If both observation and conceptualization, fact and assimilation to theory, are inseparably linked in discovery, then discovery is a process and must take time.
The idea of discovery is conceptually too complex for any “average” historical, psychological, or sociological analysis. Put more controversially, settling on the meaning of “discovery” is too important to our understanding of science to be abandoned to scientific discoverers or to psychologists or to sociologists or to historians of science. Conceptual analysis is important enough to be pursued by conceptual analysts, and not just given over to fact-gatherers.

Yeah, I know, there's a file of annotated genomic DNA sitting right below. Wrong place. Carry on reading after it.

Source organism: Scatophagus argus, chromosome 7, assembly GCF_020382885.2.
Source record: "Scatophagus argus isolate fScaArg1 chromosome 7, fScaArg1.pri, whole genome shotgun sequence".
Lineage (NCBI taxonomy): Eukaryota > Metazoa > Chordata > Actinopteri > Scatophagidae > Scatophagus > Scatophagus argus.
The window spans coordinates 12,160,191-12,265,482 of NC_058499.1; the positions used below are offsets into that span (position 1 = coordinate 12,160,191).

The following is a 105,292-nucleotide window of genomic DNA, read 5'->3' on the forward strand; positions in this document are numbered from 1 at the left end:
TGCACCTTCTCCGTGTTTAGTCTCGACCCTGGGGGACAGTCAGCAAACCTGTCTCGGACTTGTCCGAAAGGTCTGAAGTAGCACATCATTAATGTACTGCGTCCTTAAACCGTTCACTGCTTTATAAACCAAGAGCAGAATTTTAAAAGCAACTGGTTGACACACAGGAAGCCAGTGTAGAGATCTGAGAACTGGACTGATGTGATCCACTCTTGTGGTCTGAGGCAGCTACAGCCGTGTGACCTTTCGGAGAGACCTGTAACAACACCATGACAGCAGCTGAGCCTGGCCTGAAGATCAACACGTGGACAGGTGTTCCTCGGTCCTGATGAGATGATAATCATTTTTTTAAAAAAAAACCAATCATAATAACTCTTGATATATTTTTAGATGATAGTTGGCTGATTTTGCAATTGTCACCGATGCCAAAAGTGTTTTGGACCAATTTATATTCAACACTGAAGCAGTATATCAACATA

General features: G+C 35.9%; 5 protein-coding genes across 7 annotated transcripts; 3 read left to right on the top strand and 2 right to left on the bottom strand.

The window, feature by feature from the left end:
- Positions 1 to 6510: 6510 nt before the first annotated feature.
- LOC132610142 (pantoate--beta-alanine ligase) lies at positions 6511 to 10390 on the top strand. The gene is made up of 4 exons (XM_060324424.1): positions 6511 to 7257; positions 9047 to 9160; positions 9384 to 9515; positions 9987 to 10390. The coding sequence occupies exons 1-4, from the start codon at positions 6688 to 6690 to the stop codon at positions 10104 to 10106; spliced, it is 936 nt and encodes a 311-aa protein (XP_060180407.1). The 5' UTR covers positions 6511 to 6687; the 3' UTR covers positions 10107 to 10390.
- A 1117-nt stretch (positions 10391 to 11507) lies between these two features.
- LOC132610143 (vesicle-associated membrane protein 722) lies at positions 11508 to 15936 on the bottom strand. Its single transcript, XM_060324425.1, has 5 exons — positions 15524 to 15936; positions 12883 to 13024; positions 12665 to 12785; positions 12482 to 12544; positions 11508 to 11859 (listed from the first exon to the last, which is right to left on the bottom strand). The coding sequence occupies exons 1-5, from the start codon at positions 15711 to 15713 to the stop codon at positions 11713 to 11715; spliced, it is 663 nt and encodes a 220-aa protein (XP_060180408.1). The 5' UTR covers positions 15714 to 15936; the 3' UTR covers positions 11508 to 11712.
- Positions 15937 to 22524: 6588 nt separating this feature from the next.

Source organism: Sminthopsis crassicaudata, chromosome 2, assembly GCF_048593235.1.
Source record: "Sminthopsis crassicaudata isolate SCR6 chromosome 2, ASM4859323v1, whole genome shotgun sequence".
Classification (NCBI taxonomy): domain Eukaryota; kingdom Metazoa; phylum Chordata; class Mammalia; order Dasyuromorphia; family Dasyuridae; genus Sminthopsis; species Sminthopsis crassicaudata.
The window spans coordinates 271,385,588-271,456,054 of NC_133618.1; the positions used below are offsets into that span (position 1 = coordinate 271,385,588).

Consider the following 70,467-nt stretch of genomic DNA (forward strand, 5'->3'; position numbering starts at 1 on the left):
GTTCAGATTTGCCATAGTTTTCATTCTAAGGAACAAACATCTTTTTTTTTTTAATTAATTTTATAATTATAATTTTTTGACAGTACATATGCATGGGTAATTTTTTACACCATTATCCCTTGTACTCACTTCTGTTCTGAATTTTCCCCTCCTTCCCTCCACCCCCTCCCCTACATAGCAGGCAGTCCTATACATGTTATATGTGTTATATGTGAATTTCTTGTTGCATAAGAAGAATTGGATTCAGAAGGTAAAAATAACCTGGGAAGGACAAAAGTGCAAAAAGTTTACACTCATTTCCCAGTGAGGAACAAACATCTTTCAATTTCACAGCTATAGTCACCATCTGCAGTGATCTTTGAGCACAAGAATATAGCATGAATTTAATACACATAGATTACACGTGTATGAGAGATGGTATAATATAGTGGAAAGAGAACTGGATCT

Epistemologically the problem [of the nature of discovery] is insoluble from an individualistic point of view. If any discovery is to be made accessible to investigation, the social point of view must be adopted; that is, the discovery must be regarded as a social event.
Discovery is not an atomized contribution to knowledge that others need merely recognize and accept, but rather represents a retrospective characterization of a complex process of transformative negotiation, characterization that simultaneously formalizes the essential character of the discovery and confers upon it the stamp of objectivity as, by implication, an aspect of the physical world that was there waiting to be “discovered.”